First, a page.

Wednesday, 18 September 2019

Myths and monsters: Opera in Depth 2019-20

The new season is upon us - at the Royal Opera, it's kicked off  with two revivals of very flawed productions which may yield good singing, but I'll give 'em a miss - and on 7 October I and my loyal students, along with a few new members, reconvene in splendid Pushkin House, Bloomsbury Square, for more journeys through the rich and rare.

In October, we depart from the most usual format of two operas split each 10-week tern with five Monday afternoons on each. This time we start with three classes on Handel's early cornucopia of brilliant ideas Agrippina, to coincide with a new production at the Royal Opera House starring Joyce DiDonato (if it's half as good as the ENO staging with Sarah Connolly, Christine Rice and Lucy Crowe, among others - Crowe returns here - I'll be happy). Moving forwards in time for the following five classes, the focus is on Gluck's incomparably concise balance of classical restraint and romantic emotion in Orfeo ed Euridice - undoubtedly the greatest of English National Opera's chosen operas on the theme of the Greek poet in music. We'll also be taking sideways glances at Offenbach's Orpheus in the Underworld and Harrison Birtwistle's The Mask of Orpheus. For the last two Mondays, we get to grips with the music of Berlin-era Weill to coincide with English Touring Opera's rare staging of his acidic fable Der Silbersee (Silverlake).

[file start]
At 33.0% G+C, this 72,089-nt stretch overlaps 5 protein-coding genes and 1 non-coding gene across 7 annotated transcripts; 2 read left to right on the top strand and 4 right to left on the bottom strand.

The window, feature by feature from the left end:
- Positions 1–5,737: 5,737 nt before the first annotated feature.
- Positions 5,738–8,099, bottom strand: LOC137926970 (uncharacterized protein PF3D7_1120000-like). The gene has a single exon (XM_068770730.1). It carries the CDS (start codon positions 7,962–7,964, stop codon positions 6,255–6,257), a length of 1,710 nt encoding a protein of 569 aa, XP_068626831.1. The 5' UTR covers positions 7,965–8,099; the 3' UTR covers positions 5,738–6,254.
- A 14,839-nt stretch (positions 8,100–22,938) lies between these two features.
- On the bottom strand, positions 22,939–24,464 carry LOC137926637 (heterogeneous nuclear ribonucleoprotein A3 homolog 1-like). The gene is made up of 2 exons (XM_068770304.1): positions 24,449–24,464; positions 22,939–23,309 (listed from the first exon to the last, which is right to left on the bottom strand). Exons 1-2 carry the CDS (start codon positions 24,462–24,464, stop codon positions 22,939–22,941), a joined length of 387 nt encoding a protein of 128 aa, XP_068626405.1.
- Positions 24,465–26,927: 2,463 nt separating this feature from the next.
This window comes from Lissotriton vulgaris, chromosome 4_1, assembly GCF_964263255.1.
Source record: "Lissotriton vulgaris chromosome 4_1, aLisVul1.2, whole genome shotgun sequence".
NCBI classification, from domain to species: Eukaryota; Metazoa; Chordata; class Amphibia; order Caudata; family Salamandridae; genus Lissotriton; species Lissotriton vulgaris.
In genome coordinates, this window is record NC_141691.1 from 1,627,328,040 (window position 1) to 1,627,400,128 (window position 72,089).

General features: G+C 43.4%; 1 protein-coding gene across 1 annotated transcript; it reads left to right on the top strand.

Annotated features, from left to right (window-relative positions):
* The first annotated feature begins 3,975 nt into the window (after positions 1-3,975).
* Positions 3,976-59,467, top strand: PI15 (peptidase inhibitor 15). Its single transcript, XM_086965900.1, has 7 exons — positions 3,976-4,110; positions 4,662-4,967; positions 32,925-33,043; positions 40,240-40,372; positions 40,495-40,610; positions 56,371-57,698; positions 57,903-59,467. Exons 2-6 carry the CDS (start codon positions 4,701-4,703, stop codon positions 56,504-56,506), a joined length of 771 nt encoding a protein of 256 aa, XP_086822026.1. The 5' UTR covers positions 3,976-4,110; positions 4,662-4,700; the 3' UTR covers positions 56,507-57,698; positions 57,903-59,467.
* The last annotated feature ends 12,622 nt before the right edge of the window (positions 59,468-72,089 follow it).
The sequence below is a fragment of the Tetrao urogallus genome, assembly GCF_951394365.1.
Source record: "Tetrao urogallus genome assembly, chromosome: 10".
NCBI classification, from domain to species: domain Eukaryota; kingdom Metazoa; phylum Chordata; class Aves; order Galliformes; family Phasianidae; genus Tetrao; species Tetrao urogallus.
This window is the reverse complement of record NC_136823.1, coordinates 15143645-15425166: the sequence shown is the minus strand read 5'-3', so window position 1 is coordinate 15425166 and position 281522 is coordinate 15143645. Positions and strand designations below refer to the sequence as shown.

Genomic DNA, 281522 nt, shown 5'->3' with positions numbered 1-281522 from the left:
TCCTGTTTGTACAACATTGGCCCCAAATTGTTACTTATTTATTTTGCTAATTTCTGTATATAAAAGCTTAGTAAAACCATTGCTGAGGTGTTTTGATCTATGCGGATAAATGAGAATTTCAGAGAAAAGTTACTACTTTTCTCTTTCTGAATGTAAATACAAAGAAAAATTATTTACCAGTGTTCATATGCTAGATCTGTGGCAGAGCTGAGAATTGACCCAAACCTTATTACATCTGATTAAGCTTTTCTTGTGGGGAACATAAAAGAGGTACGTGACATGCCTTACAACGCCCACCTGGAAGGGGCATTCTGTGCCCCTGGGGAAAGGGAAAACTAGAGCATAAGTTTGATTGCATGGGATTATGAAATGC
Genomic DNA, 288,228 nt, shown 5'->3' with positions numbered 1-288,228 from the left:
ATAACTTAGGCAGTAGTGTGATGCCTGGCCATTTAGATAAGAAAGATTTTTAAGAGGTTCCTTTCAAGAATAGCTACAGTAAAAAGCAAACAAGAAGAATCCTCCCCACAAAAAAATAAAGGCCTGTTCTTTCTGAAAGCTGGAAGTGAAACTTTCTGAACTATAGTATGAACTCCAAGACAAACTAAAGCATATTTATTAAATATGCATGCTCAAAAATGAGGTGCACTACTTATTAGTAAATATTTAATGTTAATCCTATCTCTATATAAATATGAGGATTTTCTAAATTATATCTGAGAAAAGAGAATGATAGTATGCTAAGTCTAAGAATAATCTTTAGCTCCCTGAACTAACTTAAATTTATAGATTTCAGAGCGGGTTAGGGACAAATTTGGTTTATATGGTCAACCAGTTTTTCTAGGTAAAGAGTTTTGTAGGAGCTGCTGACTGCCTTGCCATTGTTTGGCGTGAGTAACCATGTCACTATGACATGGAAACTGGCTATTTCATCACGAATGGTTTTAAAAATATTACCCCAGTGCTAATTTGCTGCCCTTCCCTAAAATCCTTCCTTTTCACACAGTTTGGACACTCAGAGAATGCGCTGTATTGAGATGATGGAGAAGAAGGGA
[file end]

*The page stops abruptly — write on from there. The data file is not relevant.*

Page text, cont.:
January sees us resume our four-year journey through Wagner's Der Ring des Nibelungen, in tandem with Vladimir Jurowski's annual performances with the London Philharmonic Orchestra at the Royal Festival Hall. We go into the woods and up a mountain with Siegfried, the most fairy-tale-like of the tetralogy.

Summer begins in blood-soaked ancient Mycenae with Strauss's Elektra - the ultimate development of the Wagnerian line, also pointing the way forwards to a more concise form of searing music-theatre. The season needs one hundred-per-cent Italian opera, and it was time to return to the miracle of exquisite orchestration and dramatic timing that is Puccini's Madama Butterfly. Both operas are in the Royal Opera's repertoire - Elektra in a new production starring the phenomenal Nina Stemme, Butterfly a revival witnessing the return of Ermonela Jaho.

If you're interested in joining us, leave a message with your email; I won't publish it but I will respond. 

So, off next to Gartmore House in the Trossachs to resume my Ring course for the Wagner Society of Scotland over four Septembers with Die Walküre. I wrote a bit about last year's fun if exhausting experience here. This time sunshine is forecast for a day or two - last year, after the above sunset on arrival, it rained on and off for the whole weekend - so I'll be making the most of my few afternoon hours off between some of the 13 (!) lectures in three and a bit days.


David Damant said...

The recognition scene in Electra caused tears to run down my face ( " even the dogs in the courtyard recognised me, but not my sister " ), which since I reached man's estate only happened on one other occasion.

The publicity for the ENO Orpheus and Eurydice shows young people in modern clothes writhing on the floor

David said...

Yes, you've told me that many times.

I haven't seen the publicity so I can't judge. But since the Orpheus story is a myth, contemporary dress would not be inappropriate.